White Christian Nationalism on Display at the Jan. 6 Committee Hearing
Last night, the U.S. House of Representatives’ Select Committee to Investigate the January 6th Attack on the United States Capitol held the first of several televised public hearings. For those who watched, it was a startling reminder of the violence unleashed that day and the courage of the U.S. Capitol Police and Metropolitan Police officers who placed their lives on the line to defend the government from attacks by enemies of democracy who were not foreign but domestic.
During the hearing, the committee showed a 12-minute video of the mayhem. The closing frame of the video contained a stark image of two flags being flown by the insurrectionists: a Trump flag and the Christian flag—the same white flag with a blue canton containing a red Latin cross that sits in Protestant Christian sanctuaries all over the country.
To watch the closing seconds of that video with these flags, click here.
Taking the White Christian Nationalist Symbols at the Capitol Riot Seriously
PRRI founder and CEO Robert P. Jones reflected on the events of January 6th in a column published the next day by Religion News Service. An excerpt is below; read the entire column of his Substack newsletter here.
“There were crosses, ‘Jesus Saves’ signs and ‘Jesus 2020’ flags that mimicked the design of the Trump flags. Some of the participants, organized as part of a ‘Jericho March,’ blew shofars—Jewish ritual horns—as they circled the Capitol, reenacting the siege of the city of Jericho by the Israelites described in the Book of Joshua in the Hebrew Bible. And one video showed the Christian flag —white, with a blue canton containing a red cross, used by many white evangelical churches—being paraded into an empty congressional chamber after the doors had been breached and members of Congress evacuated. I recall that same flag standing behind the pulpit of my Mississippi Southern Baptist church, where as a child I was led in a pledge of allegiance to both the American and Christian flags….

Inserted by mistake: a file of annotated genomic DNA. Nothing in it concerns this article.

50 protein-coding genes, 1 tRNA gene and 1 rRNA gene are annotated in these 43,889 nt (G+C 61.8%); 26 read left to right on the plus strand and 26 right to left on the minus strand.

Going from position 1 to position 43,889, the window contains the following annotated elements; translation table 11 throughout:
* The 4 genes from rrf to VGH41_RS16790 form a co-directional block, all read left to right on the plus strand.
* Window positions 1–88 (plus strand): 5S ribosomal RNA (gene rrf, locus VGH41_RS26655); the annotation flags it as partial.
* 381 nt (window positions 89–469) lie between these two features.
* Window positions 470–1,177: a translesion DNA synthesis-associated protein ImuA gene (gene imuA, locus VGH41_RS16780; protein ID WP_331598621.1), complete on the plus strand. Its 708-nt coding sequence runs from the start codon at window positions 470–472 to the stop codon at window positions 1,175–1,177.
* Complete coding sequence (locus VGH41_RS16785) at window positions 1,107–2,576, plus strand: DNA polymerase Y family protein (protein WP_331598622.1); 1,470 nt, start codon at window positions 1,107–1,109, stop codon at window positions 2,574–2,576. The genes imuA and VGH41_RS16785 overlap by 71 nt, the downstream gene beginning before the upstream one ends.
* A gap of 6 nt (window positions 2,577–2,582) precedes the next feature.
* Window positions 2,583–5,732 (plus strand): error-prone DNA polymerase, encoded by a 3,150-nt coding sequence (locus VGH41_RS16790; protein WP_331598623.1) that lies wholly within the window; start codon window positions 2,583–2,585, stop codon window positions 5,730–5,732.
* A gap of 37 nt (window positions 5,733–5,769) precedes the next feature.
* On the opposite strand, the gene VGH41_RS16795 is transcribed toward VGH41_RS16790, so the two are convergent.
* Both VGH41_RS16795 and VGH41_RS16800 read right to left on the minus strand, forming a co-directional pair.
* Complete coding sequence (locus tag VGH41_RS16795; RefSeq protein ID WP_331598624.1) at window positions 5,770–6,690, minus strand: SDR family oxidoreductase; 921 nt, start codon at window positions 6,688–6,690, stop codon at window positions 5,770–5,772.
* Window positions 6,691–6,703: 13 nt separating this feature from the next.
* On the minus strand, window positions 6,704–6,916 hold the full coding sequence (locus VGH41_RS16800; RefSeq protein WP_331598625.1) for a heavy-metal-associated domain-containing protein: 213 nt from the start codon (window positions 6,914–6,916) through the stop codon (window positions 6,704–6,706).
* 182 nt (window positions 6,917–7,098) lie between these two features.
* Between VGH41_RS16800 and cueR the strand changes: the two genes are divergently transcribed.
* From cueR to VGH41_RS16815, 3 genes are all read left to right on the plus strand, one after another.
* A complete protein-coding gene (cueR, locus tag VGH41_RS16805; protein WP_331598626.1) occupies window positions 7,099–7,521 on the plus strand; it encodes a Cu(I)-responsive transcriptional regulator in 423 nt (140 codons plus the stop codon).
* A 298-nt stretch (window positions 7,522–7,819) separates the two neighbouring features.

“This seditious mob was motivated not just by loyalty to Trump, but by an unholy amalgamation of white supremacy and Christianity that has plagued our nation since its inception and is still with us today.”
Jones expands upon the threat of white Christian nationalism reflected in the January 6th insurrection in a new Afterword of the paperback edition of his book, “White Too Long: The Legacy of White Supremacy in American Christianity.”
Other Resources on Jan. 6 and White Christian Nationalism
At the one-year anniversary of the insurrection, PRRI found that Republicans remain entangled in the Big Lie, QAnon, and temptations toward political violence. More than two-thirds of Republicans (68%), including 82% of Republicans who most trust Fox News, believe the 2020 election was stolen from Donald Trump. Those who believe the 2020 election was stolen from Trump are also four times as likely as those who disagree to believe “true American patriots might have to resort to violence in order to save our country” (39% vs. 10%).
Report from the Baptist Joint Committee and the Freedom from Religion Foundation
The Baptist Joint Committee for Religious Liberty and the Freedom From Religion Foundation released a comprehensive report on the link between Christian nationalism and the January 6th insurrection. The report draws on the work of leading scholars, including Andrew L. Whitehead and Samuel L. Perry, Anthea Butler, Jemar Tisby, Katherine Stewart, Amanda Tyler, and Andrew Seidel.
Religion News Service Catalog of January 6 Coverage
The Religion News Service (RNS) has compiled its coverage of the aftermath and effect of the insurrection, including the effort of white Christians to forge their own “nationalist internet,” how the attack rapidly expanded the Christian-right following, and the story of how the Unite the Right rally changed one woman’s